This drew dissent from Kushma, who was eventually overruled and left in the first round of buyouts in 2003 that followed Peck’s arrival. Some of the other changes were in the Metro section – the hard news engine of the paper.

Reporters were switched around, which is a normal part of life at the city’s daily newspaper unless you are declared immune from such changes. The six or seven Metro editors were immune for the most part from the changes.

The newspaper’s home office in Cincinnati had long maintained that the paper was top heavy with such editors. Peck talked a lot about change, but didn’t change that.

At one of Peck’s first meetings with the Metro staff, a reporter asked Peck when there would be changes for the editors as well. Peck’s answer was to talk about Dentyne gum and how the company that makes it had allegedly improved its sales figures by repackaging the gum.

The analogy was that the CA was going to undergo a similar repackaging: What was under the wrapper would remain the same.

For weeks after the meeting, fellow reporters left numerous packages of Dentyne on the questioner’s desk.

Before Peck answered the question, some staffers remained hopeful because they saw most of the problems with the new management as a result of Peck having to answer to John Wilcox, the CA’s publisher. It was a key difference in the management structure.

Before Wilcox’s arrival, McEachran had served as editor and president – a title that gave McEachran near absolute power over everything the newspaper did, editorially and otherwise.

The Dentyne story showed that if there was a struggle between Wilcox and Peck, it wasn’t much of a difference of opinion. They essentially agreed on a newsroom strategy that continued to unfold.

Neighborly gestures

Of those at the top of the masthead, only Sanford has seen all of the changes unfold from one regime to the other.

“In terms of news, certainly the newspaper has changed dramatically under Chris,” Sanford told The Memphis News. “There have been significant changes in focus and really in newsroom culture.”

Asked to characterize whether the change has been good, bad or indifferent, Sanford said, “I’m not going to say. I’m going to let others decide that. The readers can determine that.”

Peck’s take on newsroom culture at the CA is almost as neutral.

“The culture is not one where people are necessarily beaming with big smiles every day because it’s a difficult time in the industry,” he told The Memphis News. “I think that I have tried to be very realistic with people with what’s going on in the business – and very realistic about our expectations of what we need from our staff, from my office all the way down to the last person who leaves at night.”

The Neighbors sections were abolished with Peck’s settling in – sections included every Thursday for each zone of the city that also contained honors rolls of all schools in and out of the zone, and other such listings. It had the kind of items that readers might like to cut out and post on their refrigerators. No matter where you lived in Memphis, you got a Neighbors section.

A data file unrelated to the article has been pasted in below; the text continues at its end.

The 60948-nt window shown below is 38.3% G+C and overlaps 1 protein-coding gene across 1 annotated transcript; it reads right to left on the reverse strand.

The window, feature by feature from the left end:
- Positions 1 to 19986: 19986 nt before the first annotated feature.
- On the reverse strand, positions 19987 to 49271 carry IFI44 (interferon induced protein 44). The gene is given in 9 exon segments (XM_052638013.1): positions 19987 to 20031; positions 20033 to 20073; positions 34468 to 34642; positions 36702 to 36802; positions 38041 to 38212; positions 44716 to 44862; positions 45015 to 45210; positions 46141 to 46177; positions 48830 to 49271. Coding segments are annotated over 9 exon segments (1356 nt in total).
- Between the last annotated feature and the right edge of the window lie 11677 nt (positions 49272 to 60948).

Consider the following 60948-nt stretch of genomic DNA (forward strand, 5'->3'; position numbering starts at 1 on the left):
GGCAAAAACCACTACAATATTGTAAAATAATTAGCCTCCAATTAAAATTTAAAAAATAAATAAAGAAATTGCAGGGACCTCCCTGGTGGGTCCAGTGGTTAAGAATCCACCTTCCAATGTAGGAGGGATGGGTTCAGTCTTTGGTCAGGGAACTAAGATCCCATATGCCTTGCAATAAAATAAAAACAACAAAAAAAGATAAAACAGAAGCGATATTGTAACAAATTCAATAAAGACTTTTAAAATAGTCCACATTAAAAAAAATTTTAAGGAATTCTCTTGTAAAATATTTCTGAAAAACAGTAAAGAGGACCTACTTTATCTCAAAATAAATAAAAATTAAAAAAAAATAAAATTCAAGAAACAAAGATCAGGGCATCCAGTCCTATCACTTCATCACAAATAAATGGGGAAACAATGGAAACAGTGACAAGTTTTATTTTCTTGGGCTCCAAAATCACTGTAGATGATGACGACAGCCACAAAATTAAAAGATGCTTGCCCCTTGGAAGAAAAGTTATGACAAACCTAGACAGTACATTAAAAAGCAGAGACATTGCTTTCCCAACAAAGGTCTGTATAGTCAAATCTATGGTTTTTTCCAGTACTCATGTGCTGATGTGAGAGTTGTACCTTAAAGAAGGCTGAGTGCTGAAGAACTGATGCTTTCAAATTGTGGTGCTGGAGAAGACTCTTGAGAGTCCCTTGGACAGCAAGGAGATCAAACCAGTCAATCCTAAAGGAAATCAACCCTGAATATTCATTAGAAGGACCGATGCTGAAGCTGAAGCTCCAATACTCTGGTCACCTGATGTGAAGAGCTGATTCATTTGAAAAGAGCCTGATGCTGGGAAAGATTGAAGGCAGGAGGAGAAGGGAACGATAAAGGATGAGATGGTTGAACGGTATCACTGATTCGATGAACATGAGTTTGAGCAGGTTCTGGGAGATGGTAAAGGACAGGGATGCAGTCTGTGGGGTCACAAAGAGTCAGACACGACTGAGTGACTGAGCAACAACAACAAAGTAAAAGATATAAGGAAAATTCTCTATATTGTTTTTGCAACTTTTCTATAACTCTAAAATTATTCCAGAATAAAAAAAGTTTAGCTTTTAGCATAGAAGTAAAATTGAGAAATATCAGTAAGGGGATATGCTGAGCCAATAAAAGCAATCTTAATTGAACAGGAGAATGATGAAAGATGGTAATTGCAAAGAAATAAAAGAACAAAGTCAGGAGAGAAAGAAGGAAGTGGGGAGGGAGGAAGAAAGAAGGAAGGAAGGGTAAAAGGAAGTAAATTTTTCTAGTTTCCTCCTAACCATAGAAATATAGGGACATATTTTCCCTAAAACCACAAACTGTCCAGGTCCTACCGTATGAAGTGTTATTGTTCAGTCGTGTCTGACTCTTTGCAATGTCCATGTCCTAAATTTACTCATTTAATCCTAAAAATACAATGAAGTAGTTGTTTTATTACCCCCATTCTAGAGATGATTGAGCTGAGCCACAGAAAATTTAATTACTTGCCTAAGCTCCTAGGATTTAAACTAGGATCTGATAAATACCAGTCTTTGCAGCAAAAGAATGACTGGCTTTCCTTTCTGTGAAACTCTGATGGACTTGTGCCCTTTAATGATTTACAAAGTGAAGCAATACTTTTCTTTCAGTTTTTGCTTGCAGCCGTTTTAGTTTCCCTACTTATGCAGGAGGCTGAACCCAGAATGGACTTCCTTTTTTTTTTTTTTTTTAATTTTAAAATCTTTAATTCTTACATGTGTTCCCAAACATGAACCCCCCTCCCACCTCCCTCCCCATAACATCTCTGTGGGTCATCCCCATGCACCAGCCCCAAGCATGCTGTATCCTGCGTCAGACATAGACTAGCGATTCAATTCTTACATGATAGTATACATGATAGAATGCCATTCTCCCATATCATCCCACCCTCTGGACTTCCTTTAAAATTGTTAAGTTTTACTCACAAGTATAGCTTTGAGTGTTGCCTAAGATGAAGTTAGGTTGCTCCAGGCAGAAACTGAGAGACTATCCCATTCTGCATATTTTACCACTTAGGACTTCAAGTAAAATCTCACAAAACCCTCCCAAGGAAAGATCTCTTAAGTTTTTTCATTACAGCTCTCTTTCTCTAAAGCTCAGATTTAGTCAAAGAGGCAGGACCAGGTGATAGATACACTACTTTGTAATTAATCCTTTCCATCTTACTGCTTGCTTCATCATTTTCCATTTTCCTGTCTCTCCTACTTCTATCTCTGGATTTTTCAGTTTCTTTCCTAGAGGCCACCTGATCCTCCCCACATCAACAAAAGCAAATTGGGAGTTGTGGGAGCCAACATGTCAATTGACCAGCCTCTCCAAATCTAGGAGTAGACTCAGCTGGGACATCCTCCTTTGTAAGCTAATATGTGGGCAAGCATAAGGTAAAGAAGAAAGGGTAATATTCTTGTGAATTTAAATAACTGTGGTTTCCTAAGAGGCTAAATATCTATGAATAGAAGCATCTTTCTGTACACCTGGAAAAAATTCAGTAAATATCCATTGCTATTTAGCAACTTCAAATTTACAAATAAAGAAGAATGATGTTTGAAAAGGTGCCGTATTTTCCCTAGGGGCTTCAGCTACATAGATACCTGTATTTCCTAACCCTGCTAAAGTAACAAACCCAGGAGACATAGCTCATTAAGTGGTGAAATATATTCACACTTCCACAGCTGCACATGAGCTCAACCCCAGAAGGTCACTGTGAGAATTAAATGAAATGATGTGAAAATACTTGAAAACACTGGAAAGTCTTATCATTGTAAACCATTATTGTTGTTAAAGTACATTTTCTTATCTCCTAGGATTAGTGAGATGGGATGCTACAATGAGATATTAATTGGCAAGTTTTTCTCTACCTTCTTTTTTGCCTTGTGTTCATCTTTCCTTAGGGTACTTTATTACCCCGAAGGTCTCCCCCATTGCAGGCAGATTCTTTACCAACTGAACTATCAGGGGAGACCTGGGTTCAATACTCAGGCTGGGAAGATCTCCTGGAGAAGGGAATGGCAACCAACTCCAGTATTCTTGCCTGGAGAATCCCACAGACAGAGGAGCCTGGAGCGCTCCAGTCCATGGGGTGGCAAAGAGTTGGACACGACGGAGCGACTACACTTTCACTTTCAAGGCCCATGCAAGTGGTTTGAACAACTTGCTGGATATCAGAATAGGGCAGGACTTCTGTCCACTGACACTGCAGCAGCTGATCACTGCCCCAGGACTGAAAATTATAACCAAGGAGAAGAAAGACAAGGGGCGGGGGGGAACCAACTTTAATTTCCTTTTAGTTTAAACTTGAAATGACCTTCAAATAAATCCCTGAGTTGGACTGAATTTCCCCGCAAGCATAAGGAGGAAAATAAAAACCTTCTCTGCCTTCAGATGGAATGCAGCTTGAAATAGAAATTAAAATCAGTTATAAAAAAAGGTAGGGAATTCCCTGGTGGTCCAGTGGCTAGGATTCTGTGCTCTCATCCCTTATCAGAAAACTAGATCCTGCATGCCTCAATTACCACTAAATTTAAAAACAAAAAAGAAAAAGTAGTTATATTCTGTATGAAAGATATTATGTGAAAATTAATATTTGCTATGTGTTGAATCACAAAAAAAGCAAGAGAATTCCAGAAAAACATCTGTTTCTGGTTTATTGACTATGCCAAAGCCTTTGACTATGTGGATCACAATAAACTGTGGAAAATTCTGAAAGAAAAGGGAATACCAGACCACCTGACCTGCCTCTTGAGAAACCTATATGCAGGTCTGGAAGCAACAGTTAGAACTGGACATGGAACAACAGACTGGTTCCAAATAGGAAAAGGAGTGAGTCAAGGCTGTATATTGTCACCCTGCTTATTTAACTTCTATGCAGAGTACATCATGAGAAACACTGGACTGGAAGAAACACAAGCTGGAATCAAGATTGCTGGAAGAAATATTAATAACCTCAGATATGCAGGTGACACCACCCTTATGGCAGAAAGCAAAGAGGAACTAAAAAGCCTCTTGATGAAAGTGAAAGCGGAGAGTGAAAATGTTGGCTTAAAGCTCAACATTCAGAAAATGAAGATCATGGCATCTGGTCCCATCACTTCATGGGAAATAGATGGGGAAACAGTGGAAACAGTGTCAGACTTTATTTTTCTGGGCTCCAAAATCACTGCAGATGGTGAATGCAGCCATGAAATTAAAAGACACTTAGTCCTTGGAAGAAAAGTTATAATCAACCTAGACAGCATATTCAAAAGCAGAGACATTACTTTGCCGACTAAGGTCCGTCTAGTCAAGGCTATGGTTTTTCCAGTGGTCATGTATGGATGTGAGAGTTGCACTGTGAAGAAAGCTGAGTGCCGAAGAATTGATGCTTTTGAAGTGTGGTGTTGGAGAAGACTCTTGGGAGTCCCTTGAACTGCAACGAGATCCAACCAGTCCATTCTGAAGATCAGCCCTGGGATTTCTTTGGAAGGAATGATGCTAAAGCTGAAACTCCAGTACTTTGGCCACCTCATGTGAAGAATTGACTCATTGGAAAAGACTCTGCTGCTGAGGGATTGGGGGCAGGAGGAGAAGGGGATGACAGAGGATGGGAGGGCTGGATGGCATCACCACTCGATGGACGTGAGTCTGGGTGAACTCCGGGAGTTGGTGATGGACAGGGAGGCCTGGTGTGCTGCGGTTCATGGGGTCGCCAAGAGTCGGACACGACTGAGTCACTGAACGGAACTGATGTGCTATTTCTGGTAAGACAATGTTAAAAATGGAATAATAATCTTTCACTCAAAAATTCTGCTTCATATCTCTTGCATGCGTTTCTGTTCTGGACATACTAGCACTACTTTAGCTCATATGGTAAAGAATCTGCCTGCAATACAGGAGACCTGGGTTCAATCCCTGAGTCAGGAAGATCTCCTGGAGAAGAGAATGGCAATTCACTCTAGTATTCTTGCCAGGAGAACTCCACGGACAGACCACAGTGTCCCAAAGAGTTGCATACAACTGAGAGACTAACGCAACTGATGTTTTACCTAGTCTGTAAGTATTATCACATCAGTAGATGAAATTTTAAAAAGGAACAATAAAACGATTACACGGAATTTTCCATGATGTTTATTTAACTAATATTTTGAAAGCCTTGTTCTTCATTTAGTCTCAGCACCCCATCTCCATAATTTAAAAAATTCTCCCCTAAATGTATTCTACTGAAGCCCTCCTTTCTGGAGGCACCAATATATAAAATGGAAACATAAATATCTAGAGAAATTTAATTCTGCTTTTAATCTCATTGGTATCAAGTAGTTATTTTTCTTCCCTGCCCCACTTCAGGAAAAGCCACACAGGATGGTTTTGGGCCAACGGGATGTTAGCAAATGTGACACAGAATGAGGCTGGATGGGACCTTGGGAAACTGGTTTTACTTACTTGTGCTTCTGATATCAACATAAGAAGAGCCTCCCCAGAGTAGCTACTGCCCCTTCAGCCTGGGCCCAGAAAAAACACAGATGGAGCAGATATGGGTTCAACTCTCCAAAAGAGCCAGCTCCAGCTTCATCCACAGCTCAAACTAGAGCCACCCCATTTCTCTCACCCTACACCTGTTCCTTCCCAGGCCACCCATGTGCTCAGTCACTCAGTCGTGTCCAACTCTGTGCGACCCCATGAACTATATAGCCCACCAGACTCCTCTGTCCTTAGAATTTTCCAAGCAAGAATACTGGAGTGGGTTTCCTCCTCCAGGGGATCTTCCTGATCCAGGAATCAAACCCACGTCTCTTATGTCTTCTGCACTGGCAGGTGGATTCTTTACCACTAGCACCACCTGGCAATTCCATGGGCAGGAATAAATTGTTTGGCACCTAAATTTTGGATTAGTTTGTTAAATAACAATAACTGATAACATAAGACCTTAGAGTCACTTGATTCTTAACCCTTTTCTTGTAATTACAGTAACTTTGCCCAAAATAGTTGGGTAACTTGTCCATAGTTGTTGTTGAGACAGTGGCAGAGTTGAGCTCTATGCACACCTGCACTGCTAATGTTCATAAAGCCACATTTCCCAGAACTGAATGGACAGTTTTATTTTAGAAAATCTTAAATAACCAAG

Peck wasted no time in making the refrigerator postings a rallying cry for what was to replace Neighbors. They would be hyper-local sections that would contain only news about that part of the county. Some would be written by a staffer, but most often written by citizens in that area. Often, the citizens were members of a group or organization that was the focus of the piece.

Soon the philosophy began to apply to the news that appeared in other parts of the particular delivery zone.

Not every section of the city got a suburban edition. Vast sections of North and South Memphis as well as Frayser and Raleigh were out of the loop.

Peck first pleaded ignorance to and has since repeatedly denied a central tenet of life in Memphis. Memphians often have family that might live in another part of town. Thus someone Downtown might want to see the honor roll of Tara Oaks Elementary School in Collierville or someone in Bartlett might be interested in what is happening in Arlington.

This often led to readers wondering what they missed in other parts of the city, and being suspicious of only receiving certain news.

New suburban bureaus were opened as full-time postings in Mississippi and Arkansas and state Capitol coverage from Jackson and Little Rock, respectively, was abandoned. Meanwhile, the newspaper’s greatest success in a suburban edition was being changed to make it fit the cookie-cutter mold of the new suburban bureaus.

Escape hatch

The newspaper’s DeSoto County edition opened late in McEachran’s tenure. It was one of the few times McEachran talked about marketing studies as he explained a concept to the newsroom. But it was because the data were clear.

DeSoto County readers wanted a newspaper that covered North Mississippi and did not mention Memphis, at least on the front page. The DeSoto County bureau had a separate sales and management staff. And the CA edition delivered in DeSoto County had its own front page that was DeSoto County-centric. It was even called The DeSoto Appeal. And it was a hit out of the box, with plans to duplicate the model in Tipton County while maintaining a different model within Shelby County because of the differences in attitudes clearly shown in the marketing study.

Peck wasn’t interested in the distinction.

When Pepe arrived as publisher in late 2005, the CA got someone with experience in such suburban editions. Pepe came to Memphis from St. Louis, where he headed the Suburban Journals – a collection of 38 weekly community newspapers.